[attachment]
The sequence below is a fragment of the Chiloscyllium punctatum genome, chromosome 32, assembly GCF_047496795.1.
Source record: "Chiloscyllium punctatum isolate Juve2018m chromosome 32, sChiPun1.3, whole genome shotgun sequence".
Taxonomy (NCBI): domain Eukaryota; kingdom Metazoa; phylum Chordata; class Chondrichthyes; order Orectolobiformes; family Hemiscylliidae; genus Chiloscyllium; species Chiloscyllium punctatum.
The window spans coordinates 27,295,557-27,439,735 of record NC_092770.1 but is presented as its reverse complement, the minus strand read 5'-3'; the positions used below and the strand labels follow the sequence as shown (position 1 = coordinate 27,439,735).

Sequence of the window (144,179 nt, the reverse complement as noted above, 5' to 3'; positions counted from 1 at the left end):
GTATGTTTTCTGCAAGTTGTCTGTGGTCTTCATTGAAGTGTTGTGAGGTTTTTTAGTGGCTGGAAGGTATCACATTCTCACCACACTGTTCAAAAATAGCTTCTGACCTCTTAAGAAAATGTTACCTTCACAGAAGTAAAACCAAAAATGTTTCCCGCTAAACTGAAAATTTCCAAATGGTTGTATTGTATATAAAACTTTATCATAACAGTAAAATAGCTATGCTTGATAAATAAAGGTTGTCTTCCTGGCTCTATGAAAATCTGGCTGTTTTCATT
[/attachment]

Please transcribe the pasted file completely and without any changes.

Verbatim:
The sequence below is a fragment of the Chiloscyllium punctatum genome, chromosome 32, assembly GCF_047496795.1.
Source record: "Chiloscyllium punctatum isolate Juve2018m chromosome 32, sChiPun1.3, whole genome shotgun sequence".
Taxonomy (NCBI): domain Eukaryota; kingdom Metazoa; phylum Chordata; class Chondrichthyes; order Orectolobiformes; family Hemiscylliidae; genus Chiloscyllium; species Chiloscyllium punctatum.
The window spans coordinates 27,295,557-27,439,735 of record NC_092770.1 but is presented as its reverse complement, the minus strand read 5'-3'; the positions used below and the strand labels follow the sequence as shown (position 1 = coordinate 27,439,735).

Sequence of the window (144,179 nt, the reverse complement as noted above, 5' to 3'; positions counted from 1 at the left end):
GTATGTTTTCTGCAAGTTGTCTGTGGTCTTCATTGAAGTGTTGTGAGGTTTTTTAGTGGCTGGAAGGTATCACATTCTCACCACACTGTTCAAAAATAGCTTCTGACCTCTTAAGAAAATGTTACCTTCACAGAAGTAAAACCAAAAATGTTTCCCGCTAAACTGAAAATTTCCAAATGGTTGTATTGTATATAAAACTTTATCATAACAGTAAAATAGCTATGCTTGATAAATAAAGGTTGTCTTCCTGGCTCTATGAAAATCTGGCTGTTTTCATT